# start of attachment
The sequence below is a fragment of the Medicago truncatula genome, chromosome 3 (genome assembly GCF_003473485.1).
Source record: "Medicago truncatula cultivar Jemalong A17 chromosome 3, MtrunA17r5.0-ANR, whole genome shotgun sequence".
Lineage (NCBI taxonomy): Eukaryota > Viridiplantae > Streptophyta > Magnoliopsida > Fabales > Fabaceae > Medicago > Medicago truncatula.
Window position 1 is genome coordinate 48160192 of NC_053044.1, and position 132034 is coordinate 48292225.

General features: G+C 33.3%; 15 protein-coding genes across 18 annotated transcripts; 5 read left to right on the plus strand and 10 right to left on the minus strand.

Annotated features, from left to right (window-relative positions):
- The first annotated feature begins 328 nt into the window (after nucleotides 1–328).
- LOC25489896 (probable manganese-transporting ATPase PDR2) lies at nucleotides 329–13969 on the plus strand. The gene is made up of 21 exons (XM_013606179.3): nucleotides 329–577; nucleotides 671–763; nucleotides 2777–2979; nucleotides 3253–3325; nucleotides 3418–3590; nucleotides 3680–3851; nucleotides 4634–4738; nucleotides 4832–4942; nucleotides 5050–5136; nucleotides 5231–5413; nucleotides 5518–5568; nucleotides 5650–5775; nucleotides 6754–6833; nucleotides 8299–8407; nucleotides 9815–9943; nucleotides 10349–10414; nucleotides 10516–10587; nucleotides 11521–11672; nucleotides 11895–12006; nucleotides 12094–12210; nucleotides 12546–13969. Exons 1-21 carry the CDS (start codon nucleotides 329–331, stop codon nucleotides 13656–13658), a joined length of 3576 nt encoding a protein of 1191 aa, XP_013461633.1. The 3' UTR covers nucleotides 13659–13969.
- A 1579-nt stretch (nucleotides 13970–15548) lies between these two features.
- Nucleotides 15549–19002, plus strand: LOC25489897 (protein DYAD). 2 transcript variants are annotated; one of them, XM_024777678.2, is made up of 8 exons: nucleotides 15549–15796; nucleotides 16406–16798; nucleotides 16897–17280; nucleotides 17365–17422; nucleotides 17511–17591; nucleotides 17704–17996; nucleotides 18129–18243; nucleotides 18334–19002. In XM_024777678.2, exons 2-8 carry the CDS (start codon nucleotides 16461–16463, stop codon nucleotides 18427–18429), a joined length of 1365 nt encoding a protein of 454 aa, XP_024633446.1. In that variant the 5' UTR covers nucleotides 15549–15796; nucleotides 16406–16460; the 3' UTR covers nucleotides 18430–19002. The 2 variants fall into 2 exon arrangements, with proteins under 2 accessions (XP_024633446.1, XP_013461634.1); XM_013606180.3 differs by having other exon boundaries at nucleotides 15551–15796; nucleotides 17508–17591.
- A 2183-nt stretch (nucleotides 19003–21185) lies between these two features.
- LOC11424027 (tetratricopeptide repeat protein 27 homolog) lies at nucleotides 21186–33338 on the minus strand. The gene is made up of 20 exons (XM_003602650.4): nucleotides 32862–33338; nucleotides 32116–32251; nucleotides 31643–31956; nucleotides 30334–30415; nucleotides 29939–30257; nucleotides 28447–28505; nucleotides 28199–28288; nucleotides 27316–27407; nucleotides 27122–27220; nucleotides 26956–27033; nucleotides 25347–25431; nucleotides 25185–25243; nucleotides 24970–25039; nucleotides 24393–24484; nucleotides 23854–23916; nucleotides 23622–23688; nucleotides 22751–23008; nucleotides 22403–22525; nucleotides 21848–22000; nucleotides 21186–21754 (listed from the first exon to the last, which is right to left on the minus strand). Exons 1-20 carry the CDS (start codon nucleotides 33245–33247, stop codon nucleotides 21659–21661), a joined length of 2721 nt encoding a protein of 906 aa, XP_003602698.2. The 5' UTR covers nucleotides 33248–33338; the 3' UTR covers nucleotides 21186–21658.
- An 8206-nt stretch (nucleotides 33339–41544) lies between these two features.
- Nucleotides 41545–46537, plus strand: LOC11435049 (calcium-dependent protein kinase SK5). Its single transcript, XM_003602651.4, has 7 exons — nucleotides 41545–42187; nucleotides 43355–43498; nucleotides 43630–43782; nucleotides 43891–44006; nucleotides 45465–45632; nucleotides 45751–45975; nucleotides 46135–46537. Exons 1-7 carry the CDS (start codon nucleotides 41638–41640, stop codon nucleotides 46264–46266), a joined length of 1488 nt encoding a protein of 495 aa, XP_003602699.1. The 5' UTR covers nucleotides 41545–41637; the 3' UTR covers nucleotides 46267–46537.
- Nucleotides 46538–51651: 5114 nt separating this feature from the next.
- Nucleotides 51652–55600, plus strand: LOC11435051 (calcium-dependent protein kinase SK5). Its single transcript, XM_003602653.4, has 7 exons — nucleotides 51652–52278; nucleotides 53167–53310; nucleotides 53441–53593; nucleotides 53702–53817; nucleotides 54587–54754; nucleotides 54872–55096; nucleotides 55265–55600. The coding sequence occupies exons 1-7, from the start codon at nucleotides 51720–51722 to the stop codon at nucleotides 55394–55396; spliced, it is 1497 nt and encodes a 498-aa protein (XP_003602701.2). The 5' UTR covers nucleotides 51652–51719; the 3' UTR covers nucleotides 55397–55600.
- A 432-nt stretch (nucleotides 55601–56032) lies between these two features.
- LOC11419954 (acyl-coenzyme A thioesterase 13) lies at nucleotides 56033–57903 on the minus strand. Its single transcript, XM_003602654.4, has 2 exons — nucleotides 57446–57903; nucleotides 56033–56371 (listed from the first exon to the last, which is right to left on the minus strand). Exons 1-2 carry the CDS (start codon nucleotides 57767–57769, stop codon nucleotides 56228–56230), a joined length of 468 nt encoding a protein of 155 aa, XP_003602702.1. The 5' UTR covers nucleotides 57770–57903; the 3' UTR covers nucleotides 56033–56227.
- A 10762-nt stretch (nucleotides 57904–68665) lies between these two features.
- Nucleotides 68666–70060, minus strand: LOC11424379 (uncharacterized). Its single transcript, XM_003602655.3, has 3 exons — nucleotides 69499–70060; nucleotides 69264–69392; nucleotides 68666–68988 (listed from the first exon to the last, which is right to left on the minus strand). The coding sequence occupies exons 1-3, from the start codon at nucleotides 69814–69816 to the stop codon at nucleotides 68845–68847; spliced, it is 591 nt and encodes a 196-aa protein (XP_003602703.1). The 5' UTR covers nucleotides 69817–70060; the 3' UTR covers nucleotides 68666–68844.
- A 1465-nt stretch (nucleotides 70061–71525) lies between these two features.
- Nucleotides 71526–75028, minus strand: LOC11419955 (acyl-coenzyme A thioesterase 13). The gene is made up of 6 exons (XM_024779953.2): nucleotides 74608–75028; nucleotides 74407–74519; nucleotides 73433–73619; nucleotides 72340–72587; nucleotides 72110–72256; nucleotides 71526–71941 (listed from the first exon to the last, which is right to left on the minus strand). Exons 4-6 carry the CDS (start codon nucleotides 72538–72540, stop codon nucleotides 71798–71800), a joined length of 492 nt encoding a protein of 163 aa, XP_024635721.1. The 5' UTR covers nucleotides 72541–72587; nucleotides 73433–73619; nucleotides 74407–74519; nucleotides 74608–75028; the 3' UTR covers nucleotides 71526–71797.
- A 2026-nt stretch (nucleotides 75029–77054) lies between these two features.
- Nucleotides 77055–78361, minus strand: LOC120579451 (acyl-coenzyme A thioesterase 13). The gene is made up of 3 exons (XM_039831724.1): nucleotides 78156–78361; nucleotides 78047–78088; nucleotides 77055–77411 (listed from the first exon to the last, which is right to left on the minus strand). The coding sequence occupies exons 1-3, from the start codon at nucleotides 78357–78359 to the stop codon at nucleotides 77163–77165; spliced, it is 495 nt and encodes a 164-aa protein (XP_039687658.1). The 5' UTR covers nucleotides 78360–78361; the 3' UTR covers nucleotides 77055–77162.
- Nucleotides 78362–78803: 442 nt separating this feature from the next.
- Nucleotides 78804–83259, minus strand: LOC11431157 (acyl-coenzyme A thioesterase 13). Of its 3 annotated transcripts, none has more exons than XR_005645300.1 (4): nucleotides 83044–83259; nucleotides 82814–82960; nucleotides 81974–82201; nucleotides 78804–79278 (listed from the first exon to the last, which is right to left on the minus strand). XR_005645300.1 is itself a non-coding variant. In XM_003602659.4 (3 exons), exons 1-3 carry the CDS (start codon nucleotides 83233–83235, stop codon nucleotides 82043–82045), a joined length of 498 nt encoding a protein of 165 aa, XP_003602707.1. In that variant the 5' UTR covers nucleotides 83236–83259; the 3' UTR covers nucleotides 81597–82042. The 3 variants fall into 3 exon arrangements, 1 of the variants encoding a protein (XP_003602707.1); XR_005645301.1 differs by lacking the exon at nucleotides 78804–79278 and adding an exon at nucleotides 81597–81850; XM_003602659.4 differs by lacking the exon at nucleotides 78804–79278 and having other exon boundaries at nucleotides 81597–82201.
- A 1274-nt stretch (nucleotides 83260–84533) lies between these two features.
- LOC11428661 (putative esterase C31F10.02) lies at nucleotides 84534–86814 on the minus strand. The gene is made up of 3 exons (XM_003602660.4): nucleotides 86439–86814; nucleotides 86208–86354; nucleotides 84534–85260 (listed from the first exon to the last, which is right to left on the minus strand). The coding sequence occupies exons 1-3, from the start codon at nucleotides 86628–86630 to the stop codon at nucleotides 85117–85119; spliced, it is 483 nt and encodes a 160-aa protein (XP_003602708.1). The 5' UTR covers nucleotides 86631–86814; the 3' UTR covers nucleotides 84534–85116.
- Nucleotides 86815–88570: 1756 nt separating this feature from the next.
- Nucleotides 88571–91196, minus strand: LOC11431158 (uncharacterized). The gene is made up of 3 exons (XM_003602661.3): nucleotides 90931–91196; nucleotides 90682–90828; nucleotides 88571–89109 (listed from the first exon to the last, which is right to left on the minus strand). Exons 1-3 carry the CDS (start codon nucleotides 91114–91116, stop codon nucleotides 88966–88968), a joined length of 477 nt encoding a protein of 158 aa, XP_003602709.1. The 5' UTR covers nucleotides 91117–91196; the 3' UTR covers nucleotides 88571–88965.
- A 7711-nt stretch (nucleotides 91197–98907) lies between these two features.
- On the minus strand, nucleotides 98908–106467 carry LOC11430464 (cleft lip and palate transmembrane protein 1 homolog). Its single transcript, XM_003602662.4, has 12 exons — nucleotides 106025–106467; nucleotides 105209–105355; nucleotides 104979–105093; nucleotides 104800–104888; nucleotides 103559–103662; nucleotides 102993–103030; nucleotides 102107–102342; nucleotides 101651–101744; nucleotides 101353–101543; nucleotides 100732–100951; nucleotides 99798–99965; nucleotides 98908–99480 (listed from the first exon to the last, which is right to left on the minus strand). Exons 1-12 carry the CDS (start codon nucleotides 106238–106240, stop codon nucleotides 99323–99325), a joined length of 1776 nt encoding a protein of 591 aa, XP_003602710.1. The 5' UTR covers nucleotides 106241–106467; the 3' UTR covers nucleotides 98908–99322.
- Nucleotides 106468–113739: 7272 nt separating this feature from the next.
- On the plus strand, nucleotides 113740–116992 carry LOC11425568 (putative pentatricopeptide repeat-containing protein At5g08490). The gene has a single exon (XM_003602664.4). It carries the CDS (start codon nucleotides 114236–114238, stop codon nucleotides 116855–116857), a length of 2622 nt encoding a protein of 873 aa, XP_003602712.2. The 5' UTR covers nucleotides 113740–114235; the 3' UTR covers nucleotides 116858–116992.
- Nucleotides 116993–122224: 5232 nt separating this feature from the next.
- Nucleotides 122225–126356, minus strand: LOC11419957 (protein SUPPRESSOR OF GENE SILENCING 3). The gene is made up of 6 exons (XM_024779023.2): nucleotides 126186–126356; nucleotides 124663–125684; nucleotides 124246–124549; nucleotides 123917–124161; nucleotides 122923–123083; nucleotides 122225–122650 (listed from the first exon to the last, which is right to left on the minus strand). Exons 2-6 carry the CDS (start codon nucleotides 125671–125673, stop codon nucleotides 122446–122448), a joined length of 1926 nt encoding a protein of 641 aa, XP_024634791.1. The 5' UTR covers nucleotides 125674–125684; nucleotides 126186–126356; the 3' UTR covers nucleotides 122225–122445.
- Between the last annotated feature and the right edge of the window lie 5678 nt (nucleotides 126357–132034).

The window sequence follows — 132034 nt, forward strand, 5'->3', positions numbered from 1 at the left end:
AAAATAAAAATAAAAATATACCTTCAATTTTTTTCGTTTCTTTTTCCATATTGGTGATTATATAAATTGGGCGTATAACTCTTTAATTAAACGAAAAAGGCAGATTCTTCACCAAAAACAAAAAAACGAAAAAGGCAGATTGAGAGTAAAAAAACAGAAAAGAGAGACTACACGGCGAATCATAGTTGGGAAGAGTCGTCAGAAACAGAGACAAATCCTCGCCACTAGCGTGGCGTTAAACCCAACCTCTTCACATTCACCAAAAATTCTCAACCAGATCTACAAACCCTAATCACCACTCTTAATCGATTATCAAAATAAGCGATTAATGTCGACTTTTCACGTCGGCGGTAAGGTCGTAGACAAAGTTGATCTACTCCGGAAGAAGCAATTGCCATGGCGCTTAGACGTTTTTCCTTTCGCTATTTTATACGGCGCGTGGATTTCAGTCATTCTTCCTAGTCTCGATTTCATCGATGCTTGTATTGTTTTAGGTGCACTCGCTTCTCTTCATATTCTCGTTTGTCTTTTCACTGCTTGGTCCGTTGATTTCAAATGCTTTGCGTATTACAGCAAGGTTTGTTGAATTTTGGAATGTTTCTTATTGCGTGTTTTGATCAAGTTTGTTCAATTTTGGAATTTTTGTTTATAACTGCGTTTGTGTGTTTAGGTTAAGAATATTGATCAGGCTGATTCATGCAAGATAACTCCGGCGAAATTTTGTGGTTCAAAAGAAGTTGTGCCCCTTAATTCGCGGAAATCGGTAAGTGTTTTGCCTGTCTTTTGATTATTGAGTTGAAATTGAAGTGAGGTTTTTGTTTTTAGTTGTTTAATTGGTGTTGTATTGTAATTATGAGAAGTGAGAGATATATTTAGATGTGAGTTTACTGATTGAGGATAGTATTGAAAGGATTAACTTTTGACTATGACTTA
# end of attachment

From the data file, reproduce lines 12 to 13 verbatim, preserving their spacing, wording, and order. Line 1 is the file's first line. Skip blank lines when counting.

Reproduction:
- LOC11424027 (tetratricopeptide repeat protein 27 homolog) lies at nucleotides 21186–33338 on the minus strand. The gene is made up of 20 exons (XM_003602650.4): nucleotides 32862–33338; nucleotides 32116–32251; nucleotides 31643–31956; nucleotides 30334–30415; nucleotides 29939–30257; nucleotides 28447–28505; nucleotides 28199–28288; nucleotides 27316–27407; nucleotides 27122–27220; nucleotides 26956–27033; nucleotides 25347–25431; nucleotides 25185–25243; nucleotides 24970–25039; nucleotides 24393–24484; nucleotides 23854–23916; nucleotides 23622–23688; nucleotides 22751–23008; nucleotides 22403–22525; nucleotides 21848–22000; nucleotides 21186–21754 (listed from the first exon to the last, which is right to left on the minus strand). Exons 1-20 carry the CDS (start codon nucleotides 33245–33247, stop codon nucleotides 21659–21661), a joined length of 2721 nt encoding a protein of 906 aa, XP_003602698.2. The 5' UTR covers nucleotides 33248–33338; the 3' UTR covers nucleotides 21186–21658.
- An 8206-nt stretch (nucleotides 33339–41544) lies between these two features.